Anglo-American School, 19th Century Portrait of the Ship RAPAHANNOCK.
- Sold for:
- American Furniture & Decorative Arts - 2509
- Date / Time :
- August 15, 2010 10:00AM
Anglo-American School, 19th Century
Portrait of the Ship RAPAHANNOCK. Unsigned, vessel identified on bow and pennant. Oil on wood panel, 31 1/2 x 42 in., in a period painted and gilded molded wood frame. Condition: Minor abrasions with associated paint loss.
Literature: According to the Report on the Ship-building in the United States by Henry Hall, Special Agent at the Department of the Interior, 1844, the Rapahannock was built in 1841 by Clark & Sewell of Bath, Maine, and at the time was the largest merchantman ship in the world. "Her great size astonished everybody, and it was a general prediction that she would be a failure" as it "was not believed that there was foreign commerce enough to occupy such a vessel." "She ran as a packet ship to Liverpool in the summer time and as a cotton ship from New Orleans in the winter. The ship was a success, living 21 years and ended her existence in freighting coal to the Mediterranean."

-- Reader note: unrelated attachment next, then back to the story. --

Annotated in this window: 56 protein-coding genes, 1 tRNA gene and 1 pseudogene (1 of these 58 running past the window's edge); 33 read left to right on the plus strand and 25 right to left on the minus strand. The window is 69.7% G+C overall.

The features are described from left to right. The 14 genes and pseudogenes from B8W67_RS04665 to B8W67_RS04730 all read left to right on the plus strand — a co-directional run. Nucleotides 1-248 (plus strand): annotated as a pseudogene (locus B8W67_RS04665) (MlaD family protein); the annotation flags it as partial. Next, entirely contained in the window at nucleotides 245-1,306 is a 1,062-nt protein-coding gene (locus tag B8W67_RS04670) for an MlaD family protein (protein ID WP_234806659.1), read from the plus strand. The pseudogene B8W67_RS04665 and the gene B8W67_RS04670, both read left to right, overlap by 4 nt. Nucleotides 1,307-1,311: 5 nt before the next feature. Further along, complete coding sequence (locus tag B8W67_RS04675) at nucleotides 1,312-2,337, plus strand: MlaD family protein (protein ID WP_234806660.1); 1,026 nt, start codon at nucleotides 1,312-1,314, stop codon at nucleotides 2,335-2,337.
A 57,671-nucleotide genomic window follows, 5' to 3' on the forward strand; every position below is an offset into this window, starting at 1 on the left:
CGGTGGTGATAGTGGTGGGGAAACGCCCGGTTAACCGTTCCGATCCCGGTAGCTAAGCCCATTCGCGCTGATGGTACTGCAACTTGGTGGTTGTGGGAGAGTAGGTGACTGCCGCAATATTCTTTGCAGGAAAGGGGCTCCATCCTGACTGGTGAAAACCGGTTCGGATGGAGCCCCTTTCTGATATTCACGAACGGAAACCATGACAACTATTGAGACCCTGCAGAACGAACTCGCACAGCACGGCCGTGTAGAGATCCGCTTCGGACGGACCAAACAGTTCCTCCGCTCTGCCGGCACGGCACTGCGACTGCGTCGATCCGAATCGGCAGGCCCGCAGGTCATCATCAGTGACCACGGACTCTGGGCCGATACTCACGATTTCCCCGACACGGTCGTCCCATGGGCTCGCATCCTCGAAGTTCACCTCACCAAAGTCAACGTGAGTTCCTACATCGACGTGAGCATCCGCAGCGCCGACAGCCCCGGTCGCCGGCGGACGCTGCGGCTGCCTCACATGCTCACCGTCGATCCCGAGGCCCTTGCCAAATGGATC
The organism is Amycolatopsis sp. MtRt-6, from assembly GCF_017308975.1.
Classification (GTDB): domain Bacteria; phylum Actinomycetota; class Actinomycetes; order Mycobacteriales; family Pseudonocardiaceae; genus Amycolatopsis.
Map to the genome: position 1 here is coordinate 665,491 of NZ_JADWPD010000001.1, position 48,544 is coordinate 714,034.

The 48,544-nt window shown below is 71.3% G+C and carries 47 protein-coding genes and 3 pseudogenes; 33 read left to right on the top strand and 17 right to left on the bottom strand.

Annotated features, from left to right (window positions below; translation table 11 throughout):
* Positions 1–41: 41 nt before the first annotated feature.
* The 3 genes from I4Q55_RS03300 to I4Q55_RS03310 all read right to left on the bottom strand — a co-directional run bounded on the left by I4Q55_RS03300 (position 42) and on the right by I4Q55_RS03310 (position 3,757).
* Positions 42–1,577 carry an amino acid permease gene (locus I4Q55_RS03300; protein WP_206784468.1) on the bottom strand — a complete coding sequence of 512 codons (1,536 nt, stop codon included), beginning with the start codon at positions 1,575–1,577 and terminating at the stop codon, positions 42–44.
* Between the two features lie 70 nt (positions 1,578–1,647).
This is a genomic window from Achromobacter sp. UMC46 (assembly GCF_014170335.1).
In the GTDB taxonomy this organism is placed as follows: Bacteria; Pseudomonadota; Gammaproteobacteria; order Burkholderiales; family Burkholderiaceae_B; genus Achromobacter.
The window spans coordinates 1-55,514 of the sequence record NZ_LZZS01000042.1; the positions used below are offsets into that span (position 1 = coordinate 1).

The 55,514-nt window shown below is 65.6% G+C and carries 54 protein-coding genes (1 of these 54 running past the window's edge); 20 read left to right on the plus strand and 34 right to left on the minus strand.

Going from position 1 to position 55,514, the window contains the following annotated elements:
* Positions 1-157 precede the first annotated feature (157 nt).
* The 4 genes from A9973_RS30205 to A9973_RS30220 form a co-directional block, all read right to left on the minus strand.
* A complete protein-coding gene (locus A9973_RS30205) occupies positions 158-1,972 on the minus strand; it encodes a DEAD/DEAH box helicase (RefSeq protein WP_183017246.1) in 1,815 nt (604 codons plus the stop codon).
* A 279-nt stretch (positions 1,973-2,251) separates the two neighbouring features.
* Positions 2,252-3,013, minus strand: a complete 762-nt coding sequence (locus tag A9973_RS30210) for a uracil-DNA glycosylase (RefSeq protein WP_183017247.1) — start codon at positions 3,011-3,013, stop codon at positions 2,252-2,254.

Several small abrasions, with paint losses, about 16 in the sky and water.